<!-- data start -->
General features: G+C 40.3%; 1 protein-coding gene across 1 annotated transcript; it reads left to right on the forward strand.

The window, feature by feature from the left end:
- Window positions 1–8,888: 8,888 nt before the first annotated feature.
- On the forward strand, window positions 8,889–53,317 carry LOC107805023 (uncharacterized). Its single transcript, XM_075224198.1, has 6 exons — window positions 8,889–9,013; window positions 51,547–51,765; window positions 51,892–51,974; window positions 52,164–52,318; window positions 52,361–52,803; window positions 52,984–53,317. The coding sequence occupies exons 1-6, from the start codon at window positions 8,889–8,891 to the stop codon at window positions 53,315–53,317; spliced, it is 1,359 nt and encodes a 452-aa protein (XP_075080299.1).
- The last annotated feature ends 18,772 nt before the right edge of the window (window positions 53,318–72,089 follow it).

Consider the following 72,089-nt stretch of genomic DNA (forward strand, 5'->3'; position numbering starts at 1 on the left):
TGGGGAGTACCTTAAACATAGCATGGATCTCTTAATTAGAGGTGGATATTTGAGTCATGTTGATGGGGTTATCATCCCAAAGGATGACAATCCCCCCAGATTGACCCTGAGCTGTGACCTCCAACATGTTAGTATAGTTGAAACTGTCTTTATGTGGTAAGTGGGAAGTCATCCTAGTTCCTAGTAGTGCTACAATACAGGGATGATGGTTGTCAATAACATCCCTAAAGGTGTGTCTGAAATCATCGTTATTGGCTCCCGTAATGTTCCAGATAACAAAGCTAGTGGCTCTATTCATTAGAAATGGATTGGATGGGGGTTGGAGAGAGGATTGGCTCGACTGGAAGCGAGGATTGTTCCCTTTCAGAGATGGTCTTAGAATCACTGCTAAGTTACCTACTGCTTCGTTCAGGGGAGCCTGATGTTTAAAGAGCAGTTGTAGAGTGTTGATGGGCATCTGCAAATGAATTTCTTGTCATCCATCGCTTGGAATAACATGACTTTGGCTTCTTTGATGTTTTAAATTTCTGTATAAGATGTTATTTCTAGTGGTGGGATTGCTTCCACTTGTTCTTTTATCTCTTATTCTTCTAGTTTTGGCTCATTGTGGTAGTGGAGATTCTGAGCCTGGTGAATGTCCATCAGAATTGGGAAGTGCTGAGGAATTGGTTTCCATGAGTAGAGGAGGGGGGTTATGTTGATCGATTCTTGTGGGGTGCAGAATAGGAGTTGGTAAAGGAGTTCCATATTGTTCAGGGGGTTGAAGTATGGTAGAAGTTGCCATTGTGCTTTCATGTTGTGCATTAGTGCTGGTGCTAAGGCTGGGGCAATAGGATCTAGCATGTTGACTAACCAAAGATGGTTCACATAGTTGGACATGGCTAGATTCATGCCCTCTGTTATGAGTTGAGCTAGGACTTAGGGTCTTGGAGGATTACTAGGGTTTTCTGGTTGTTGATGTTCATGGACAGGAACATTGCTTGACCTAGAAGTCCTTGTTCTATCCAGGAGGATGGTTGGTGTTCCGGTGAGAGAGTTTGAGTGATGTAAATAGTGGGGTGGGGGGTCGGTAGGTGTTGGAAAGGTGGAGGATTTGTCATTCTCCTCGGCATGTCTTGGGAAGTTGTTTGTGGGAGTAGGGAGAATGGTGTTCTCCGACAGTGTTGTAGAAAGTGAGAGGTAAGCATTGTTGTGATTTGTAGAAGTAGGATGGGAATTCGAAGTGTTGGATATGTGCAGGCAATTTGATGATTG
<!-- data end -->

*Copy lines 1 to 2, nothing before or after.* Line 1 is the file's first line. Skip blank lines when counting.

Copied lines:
General features: G+C 40.3%; 1 protein-coding gene across 1 annotated transcript; it reads left to right on the forward strand.

The window, feature by feature from the left end: